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In the Max-Cut problem, one seeks a subset S of vertices of a given simple undirected graph such that the number of edges between S and the complement of S is as large as possible.

Max-Cut is APX-complete on bounded-degree graphs [PY91], and in fact APX-complete on cubic graphs (i.e. graphs of degree 3) [AK00].

Max-Cut is NP-complete on triangle-free graphs of degree at most 3 [LY80] (triangle-free means that the input graph does not contain K_3, the complete graph on 3 vertices, as a subgraph).

Question: Is Max-Cut APX-complete on triangle-free graphs? (Note: arbitrary degrees allowed)

Thank you.

UPDATE: An answer has been found, but I would still be interested in a reference for this result, if there is any.

References:

[AK00] P. Alimonti and V. Kann: Some APX-completeness results for cubic graphs. Theor. Comput. Sci. 237(1-2): 123-134, 2000. doi: 10.1016/S0304-3975(98)00158-3

[LY80] J.M. Lewis and M. Yannakakis: The Node-Deletion Problem for Hereditary Properties is NP-Complete. J. Comput. Syst. Sci. 20(2): 219-230, 1980. doi: 10.1016/0022-0000(80)90060-4

[PY91] C.H Papadimitriou and M. Yannakakis: Optimization, Approximation, and Complexity Classes, J. Comput. System Sci., 43(3): 425-440, 1991. doi: 10.1016/0022-0000(91)90023-X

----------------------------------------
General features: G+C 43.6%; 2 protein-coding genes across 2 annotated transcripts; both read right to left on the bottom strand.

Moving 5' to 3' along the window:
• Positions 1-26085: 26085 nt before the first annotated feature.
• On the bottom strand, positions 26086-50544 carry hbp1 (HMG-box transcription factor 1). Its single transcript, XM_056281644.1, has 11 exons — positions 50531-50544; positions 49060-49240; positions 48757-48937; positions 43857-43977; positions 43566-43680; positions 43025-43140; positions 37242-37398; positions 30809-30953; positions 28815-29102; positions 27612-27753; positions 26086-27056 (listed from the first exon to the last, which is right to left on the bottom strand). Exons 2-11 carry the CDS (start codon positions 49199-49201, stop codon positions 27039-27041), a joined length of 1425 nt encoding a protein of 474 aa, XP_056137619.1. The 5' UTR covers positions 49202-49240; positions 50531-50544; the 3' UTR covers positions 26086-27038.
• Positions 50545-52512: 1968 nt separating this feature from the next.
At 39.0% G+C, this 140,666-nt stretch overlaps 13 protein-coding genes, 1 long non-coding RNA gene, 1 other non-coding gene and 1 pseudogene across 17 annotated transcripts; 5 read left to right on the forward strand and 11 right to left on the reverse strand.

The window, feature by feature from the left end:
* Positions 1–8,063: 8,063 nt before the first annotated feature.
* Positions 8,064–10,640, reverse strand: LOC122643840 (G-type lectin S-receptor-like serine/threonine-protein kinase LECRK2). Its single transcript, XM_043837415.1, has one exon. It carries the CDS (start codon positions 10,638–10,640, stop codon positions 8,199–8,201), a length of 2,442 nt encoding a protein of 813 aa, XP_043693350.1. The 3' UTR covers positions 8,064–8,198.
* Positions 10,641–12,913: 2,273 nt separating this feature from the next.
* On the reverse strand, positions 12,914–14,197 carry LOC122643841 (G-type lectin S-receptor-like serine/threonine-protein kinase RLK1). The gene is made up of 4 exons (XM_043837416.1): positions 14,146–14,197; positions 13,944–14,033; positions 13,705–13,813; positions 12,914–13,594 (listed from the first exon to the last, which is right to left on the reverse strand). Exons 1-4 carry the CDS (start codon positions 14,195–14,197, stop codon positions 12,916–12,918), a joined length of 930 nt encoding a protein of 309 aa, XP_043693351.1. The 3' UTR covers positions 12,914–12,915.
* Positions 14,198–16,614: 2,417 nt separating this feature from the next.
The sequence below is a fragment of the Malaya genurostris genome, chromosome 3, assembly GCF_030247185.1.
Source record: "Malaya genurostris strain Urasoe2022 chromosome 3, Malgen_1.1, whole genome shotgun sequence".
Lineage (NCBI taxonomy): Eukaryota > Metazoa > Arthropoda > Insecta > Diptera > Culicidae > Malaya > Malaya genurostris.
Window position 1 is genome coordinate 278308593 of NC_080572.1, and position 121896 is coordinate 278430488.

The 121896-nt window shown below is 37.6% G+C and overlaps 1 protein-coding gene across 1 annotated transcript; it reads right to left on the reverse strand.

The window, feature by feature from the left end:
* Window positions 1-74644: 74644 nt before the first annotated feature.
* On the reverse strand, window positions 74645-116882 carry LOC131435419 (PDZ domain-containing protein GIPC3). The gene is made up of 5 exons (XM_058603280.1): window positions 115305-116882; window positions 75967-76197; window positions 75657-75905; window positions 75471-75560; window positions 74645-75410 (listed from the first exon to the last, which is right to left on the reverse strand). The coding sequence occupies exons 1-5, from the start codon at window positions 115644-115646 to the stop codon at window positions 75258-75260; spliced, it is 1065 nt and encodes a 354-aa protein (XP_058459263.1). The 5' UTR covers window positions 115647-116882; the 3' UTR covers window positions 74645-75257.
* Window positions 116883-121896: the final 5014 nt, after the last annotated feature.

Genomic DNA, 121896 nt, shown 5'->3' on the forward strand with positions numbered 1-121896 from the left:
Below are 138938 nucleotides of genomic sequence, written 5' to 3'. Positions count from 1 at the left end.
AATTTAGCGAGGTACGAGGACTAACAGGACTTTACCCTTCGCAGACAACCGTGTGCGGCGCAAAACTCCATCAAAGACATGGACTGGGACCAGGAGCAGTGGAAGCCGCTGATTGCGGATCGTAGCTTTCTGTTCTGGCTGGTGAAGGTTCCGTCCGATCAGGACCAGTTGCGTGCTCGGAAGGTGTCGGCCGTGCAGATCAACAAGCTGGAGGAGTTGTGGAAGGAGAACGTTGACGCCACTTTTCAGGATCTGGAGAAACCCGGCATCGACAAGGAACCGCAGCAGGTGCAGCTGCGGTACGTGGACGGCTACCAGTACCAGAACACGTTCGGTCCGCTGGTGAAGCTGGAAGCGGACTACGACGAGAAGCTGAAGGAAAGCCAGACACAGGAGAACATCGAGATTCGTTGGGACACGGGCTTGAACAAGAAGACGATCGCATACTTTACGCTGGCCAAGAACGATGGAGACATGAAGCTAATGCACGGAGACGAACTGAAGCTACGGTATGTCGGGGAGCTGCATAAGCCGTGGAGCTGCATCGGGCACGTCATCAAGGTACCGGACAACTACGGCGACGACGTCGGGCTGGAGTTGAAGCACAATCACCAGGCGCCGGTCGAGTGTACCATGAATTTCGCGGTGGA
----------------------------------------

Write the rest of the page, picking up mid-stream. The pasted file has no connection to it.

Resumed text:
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If you don't find a reference, and it seems like this is an original argument, then do consider posting it here: meta.cstheory.stackexchange.com/questions/784/… –  Suresh Venkat Oct 17 '11 at 16:10
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1 Answer 1

up vote 14 down vote accepted

Yes, by a reduction from MaxCut to triangle-free MaxCut. Here is what Wikipedia calls an L-reduction

Given an instance $G$ of Max-Cut, construct the 3-stretch $G'$ by subdividing each edge into three edges. Then the order of the maximum cut of $G'$ is the order of the maximum cut of $G$ plus twice the number of edges in $G$. Since the size of a max cut is always at least half the number of edges, the error ratio only gets worse by a constant factor.

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9  
Thank you Colin! While looking for an answer, I've discovered the same trick you call "3-stretch", also known as 2-subdivision. From what I've found, it probably first appeared in this paper: Svatopluk Poljak: A note on stable sets and colouring of graphs, Comment. Math. Univ. Carolinae 15 (1974) 307-309 (available here: dml.cz/handle/10338.dmlcz/105554) –  Standa Zivny Oct 16 '11 at 19:38
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